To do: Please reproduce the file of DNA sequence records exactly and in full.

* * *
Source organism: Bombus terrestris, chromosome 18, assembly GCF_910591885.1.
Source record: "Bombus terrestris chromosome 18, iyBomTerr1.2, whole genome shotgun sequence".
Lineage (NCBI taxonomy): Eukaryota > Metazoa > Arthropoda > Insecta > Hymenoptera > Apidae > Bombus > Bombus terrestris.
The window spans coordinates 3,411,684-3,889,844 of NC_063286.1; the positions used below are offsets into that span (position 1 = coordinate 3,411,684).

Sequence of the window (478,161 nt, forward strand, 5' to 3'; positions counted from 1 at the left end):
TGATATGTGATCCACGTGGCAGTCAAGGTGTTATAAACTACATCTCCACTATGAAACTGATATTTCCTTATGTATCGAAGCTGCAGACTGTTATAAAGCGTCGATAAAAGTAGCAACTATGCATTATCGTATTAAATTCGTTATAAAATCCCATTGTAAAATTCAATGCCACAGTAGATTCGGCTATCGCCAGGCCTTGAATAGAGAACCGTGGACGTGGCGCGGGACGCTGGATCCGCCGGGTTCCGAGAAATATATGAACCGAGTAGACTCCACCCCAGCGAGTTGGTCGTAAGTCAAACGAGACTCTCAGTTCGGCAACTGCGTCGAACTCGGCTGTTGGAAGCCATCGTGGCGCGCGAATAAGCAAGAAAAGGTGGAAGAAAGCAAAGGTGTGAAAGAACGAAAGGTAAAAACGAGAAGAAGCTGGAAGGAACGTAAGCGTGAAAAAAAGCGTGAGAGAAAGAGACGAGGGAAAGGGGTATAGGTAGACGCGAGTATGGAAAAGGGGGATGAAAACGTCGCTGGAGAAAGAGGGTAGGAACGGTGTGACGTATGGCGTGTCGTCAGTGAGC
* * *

Source organism: Bombus terrestris, chromosome 18, assembly GCF_910591885.1.
Source record: "Bombus terrestris chromosome 18, iyBomTerr1.2, whole genome shotgun sequence".
Lineage (NCBI taxonomy): Eukaryota > Metazoa > Arthropoda > Insecta > Hymenoptera > Apidae > Bombus > Bombus terrestris.
The window spans coordinates 3,411,684-3,889,844 of NC_063286.1; the positions used below are offsets into that span (position 1 = coordinate 3,411,684).

Sequence of the window (478,161 nt, forward strand, 5' to 3'; positions counted from 1 at the left end):
TGATATGTGATCCACGTGGCAGTCAAGGTGTTATAAACTACATCTCCACTATGAAACTGATATTTCCTTATGTATCGAAGCTGCAGACTGTTATAAAGCGTCGATAAAAGTAGCAACTATGCATTATCGTATTAAATTCGTTATAAAATCCCATTGTAAAATTCAATGCCACAGTAGATTCGGCTATCGCCAGGCCTTGAATAGAGAACCGTGGACGTGGCGCGGGACGCTGGATCCGCCGGGTTCCGAGAAATATATGAACCGAGTAGACTCCACCCCAGCGAGTTGGTCGTAAGTCAAACGAGACTCTCAGTTCGGCAACTGCGTCGAACTCGGCTGTTGGAAGCCATCGTGGCGCGCGAATAAGCAAGAAAAGGTGGAAGAAAGCAAAGGTGTGAAAGAACGAAAGGTAAAAACGAGAAGAAGCTGGAAGGAACGTAAGCGTGAAAAAAAGCGTGAGAGAAAGAGACGAGGGAAAGGGGTATAGGTAGACGCGAGTATGGAAAAGGGGGATGAAAACGTCGCTGGAGAAAGAGGGTAGGAACGGTGTGACGTATGGCGTGTCGTCAGTGAGC